The growth of command-line options: 1979-2017

I stumbled upon an article (, that explores the dramatic growth of the number of command line options in most popular Unix commands between 1979 and 2017 and explains why it may have happened. I found it very interesting and instructive to read.

I am personally a big fan of “do one thing and do it well” phylosophy, but I concur that it does not always work. E.g. I am really grateful for grep -r for recursive “find in files” option, so I don’t have to write something like find . -type f | xargs grep.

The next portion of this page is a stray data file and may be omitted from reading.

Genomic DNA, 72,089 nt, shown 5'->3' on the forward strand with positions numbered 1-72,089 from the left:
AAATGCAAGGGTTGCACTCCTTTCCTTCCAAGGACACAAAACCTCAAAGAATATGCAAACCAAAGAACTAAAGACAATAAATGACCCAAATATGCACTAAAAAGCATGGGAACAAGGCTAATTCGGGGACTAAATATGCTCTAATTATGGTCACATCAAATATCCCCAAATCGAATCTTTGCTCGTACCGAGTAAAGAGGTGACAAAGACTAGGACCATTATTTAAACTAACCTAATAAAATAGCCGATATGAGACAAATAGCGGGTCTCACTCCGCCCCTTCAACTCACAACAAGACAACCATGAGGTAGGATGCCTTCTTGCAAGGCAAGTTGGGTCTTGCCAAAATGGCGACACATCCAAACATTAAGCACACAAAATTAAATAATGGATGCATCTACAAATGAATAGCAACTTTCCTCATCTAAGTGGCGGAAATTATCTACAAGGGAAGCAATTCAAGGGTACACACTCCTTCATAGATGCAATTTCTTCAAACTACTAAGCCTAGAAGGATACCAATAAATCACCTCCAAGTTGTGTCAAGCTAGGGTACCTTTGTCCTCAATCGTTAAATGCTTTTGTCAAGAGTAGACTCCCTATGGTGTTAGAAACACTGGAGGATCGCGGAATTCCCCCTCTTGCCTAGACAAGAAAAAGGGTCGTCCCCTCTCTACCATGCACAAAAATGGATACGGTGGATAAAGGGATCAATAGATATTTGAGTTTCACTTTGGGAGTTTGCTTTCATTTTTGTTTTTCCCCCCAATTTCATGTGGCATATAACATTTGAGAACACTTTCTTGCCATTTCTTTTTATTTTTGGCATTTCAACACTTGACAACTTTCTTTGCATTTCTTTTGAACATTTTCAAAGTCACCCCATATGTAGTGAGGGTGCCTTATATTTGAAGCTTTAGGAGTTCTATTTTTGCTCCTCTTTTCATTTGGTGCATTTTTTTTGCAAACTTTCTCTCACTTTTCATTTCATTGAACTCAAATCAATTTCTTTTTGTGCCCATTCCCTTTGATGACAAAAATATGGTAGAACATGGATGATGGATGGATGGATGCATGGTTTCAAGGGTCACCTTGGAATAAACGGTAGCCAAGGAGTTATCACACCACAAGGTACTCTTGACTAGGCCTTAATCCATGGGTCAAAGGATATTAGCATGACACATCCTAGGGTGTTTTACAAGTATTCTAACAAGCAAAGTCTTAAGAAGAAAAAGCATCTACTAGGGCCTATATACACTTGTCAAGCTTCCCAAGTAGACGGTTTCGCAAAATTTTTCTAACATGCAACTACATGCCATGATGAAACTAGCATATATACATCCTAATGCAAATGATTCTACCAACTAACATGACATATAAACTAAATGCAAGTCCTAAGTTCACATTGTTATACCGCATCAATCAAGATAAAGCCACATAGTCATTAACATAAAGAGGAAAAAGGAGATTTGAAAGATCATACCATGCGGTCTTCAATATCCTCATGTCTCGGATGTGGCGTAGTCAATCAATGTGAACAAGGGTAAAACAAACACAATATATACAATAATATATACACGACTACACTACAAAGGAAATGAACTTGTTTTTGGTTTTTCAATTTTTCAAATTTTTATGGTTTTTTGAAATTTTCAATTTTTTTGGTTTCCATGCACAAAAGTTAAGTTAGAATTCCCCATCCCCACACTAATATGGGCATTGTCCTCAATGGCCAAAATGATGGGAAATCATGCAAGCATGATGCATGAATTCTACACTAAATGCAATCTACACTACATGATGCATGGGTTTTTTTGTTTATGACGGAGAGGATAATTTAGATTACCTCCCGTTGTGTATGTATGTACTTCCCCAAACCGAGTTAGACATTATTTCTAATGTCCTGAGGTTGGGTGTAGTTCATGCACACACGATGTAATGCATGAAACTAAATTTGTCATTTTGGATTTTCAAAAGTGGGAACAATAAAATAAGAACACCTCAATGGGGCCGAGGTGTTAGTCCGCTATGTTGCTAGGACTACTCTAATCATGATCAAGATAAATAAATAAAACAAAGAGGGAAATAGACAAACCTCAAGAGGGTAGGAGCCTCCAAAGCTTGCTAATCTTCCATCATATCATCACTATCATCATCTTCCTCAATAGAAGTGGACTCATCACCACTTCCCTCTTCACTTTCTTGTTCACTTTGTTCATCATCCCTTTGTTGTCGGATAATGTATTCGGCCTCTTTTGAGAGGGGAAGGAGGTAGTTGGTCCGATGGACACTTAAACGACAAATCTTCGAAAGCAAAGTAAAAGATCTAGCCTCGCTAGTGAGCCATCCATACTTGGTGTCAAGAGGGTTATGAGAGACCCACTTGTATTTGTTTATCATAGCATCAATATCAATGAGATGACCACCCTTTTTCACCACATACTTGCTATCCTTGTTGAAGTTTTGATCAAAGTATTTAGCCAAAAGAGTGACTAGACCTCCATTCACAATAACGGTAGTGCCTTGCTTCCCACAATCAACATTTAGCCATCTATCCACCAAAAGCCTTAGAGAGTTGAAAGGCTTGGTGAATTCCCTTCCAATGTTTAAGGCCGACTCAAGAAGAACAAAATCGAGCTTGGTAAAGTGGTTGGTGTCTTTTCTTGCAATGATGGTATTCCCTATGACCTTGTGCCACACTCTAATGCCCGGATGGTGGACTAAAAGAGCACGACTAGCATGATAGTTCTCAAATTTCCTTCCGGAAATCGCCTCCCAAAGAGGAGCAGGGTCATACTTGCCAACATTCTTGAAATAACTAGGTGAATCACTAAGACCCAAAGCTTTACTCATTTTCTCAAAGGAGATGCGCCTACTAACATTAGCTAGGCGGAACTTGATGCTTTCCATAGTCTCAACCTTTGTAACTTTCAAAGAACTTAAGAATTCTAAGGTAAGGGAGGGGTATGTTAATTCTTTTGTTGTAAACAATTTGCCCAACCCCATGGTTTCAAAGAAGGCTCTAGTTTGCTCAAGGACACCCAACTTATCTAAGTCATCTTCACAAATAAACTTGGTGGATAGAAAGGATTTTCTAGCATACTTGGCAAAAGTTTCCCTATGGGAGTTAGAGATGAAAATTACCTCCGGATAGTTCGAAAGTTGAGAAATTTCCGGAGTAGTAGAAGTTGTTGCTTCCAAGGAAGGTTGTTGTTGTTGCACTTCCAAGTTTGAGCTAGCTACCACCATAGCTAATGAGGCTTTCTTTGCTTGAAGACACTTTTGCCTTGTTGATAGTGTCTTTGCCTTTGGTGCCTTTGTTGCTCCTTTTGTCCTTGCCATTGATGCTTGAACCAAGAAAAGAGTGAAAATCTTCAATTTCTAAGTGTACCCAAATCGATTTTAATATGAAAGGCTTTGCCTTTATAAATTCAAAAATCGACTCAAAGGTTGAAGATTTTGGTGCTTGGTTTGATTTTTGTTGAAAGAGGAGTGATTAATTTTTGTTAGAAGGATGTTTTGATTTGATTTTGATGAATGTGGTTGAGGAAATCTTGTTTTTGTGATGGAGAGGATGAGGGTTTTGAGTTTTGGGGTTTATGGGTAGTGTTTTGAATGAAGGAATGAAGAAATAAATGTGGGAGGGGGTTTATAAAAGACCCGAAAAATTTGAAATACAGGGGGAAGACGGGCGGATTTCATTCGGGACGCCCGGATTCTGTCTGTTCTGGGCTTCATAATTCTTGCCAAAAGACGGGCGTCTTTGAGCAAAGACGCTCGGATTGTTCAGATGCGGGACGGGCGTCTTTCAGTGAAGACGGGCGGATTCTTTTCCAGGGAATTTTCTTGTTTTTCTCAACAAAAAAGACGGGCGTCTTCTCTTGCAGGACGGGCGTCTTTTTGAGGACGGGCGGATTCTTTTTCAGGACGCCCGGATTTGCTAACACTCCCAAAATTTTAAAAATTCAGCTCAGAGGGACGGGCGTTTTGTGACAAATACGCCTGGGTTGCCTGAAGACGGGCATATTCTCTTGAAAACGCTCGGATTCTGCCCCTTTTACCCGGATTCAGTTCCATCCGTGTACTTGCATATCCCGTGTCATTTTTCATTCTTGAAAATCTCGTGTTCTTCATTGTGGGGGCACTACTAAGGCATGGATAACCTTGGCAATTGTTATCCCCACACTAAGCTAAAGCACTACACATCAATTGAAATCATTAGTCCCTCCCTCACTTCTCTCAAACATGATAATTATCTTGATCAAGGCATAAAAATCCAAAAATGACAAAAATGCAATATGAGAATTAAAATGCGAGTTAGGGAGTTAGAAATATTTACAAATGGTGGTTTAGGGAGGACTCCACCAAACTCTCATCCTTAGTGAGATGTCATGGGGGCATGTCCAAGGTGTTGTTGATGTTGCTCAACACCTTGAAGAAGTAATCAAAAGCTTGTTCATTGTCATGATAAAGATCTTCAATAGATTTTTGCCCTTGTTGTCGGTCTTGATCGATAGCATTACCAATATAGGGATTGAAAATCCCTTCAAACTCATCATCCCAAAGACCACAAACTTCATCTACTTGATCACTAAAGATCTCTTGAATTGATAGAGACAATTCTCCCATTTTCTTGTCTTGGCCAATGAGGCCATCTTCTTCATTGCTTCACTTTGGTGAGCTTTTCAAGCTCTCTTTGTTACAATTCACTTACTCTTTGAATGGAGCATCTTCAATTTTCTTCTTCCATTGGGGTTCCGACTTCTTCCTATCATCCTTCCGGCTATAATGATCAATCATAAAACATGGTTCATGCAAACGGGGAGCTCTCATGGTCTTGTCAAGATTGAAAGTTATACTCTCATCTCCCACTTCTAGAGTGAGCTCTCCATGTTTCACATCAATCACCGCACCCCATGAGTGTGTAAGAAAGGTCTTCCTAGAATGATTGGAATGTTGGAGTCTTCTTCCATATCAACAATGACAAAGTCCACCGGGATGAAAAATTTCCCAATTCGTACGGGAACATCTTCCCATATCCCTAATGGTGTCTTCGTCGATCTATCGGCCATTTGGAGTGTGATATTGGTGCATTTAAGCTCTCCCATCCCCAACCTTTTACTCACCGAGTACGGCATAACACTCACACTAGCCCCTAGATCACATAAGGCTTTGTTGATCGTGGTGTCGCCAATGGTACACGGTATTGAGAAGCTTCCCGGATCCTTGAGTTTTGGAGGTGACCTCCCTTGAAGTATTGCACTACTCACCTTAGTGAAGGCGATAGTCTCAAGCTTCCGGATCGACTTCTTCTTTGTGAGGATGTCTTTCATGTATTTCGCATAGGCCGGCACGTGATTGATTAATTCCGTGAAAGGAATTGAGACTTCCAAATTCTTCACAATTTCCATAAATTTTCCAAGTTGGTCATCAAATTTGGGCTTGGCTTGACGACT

I was also unpleasantly surprised by behavior of git blame mentioned in the article: it turns out that git blame -C -C means “dig deeper in history than git blame -C, and git blame -C -C -C means “dig even deeper”. This is not how options usually work in Unix, I would expect something like git blame -C 2 or git blame -C --deep.


  1. The link to the original research is broken.


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